In The Arts

June 14, 2012
  • "The Girl and the Music Sculpture," by Alrik Yuill.
"The Girl and the Music Sculpture," by Alrik…

The new curator of education at Laguna Art Museum will start her job on July 9, officials announced this week.

Marinta Skupin, a native South African, will join the museum's staff after spending four years as director of education at the San Diego History Center.

LAM has hired her to boost its educational programming and engage with the community by building relationships with K-12 schools and other groups offering children's after-school or enrichment programs.

"Like Ed Fosmire, our recently appointed deputy director, Marinta is a tremendous addition to the museum team," Executive Director Malcolm Warner said in a prepared statement. "She is a seasoned professional with experience in all aspects of museum education."

During her tenure at the San Diego History Center, Skupin played a key role in enhancing the visitor experience and strengthening school programs, the release said, noting that K-12 visits to the center's two museum's increased by 68%.


Before coming to San Diego, she worked in New Orleans, where she managed K-12 and family programs at the Louisiana State Museum. Prior to that, she served as education program coordinator at the New Orleans Museum of Art.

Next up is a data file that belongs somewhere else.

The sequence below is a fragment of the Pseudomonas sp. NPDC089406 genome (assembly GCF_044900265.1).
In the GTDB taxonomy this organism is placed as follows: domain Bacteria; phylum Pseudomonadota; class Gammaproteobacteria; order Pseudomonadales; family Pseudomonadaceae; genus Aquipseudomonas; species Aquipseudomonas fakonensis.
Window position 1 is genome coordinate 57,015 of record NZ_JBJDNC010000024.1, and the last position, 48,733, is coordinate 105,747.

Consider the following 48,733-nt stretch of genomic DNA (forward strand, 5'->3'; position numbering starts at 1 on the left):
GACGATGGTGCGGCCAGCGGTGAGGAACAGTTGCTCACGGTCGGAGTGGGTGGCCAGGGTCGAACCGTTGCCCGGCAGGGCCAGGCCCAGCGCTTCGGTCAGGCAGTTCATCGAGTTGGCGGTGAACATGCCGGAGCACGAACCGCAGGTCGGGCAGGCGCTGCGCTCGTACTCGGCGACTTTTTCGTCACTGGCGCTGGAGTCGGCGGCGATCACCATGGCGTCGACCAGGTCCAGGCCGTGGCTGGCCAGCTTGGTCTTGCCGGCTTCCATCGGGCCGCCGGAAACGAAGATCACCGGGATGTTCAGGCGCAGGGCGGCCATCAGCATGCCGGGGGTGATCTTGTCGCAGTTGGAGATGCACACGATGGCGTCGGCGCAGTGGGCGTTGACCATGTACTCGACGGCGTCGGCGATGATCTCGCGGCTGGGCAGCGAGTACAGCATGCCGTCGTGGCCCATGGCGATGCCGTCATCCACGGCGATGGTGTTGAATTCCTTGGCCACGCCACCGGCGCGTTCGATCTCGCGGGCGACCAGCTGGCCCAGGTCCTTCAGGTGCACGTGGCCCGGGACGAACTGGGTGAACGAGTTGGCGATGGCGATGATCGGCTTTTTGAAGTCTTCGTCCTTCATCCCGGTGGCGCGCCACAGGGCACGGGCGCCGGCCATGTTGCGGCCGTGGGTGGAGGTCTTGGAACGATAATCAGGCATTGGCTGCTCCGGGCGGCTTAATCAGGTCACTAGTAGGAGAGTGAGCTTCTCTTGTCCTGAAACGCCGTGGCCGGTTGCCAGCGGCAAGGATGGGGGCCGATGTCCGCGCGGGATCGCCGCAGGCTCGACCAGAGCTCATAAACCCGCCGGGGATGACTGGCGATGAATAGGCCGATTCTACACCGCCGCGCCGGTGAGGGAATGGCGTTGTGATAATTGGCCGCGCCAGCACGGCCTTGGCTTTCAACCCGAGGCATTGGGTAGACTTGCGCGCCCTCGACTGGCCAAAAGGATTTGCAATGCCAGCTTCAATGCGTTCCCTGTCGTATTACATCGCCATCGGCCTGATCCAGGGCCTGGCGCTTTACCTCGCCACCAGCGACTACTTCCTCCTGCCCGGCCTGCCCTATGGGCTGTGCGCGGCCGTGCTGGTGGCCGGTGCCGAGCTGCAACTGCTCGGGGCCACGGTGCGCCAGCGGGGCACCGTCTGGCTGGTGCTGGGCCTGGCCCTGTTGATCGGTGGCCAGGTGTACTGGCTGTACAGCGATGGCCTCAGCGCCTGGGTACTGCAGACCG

She trained in piano studies at the University of Stellenbosch in South Africa, and received both a bachelor in fine arts and a master's in arts administration from the University of New Orleans.

"I am thrilled to join the museum at this exciting time," Skupin said in a prepared statement. "Not only am I absolutely delighted at the prospect of returning to an art museum, but I also couldn't have wished for a better opportunity to do that than at the Laguna Art Museum."


LCAD-trained artist needs money to finish project

Alrik Yuill, a Costa Mesa-based artist who studied sculpture and painting at the Laguna College of Art & Design, has mounted a campaign to raise funds to complete his "In Bloom: The Girl and The Music" sculpture.

Yuill has poured more than $15,000 into the 8.5-foot sculpture, his largest project to date, but he needs at least an extra $10,000 to cast the sculpture in plaster, according to a news release.

Yuill and his sculpture in progress were featured in a Coastline Pilot article published in February.

On Thursday night, Yuill was scheduled to host a fundraiser at his Costa Mesa studio, and his Kickstarter online campaign to raise the extra cash is set to close at 10 p.m. on Friday, the release said.


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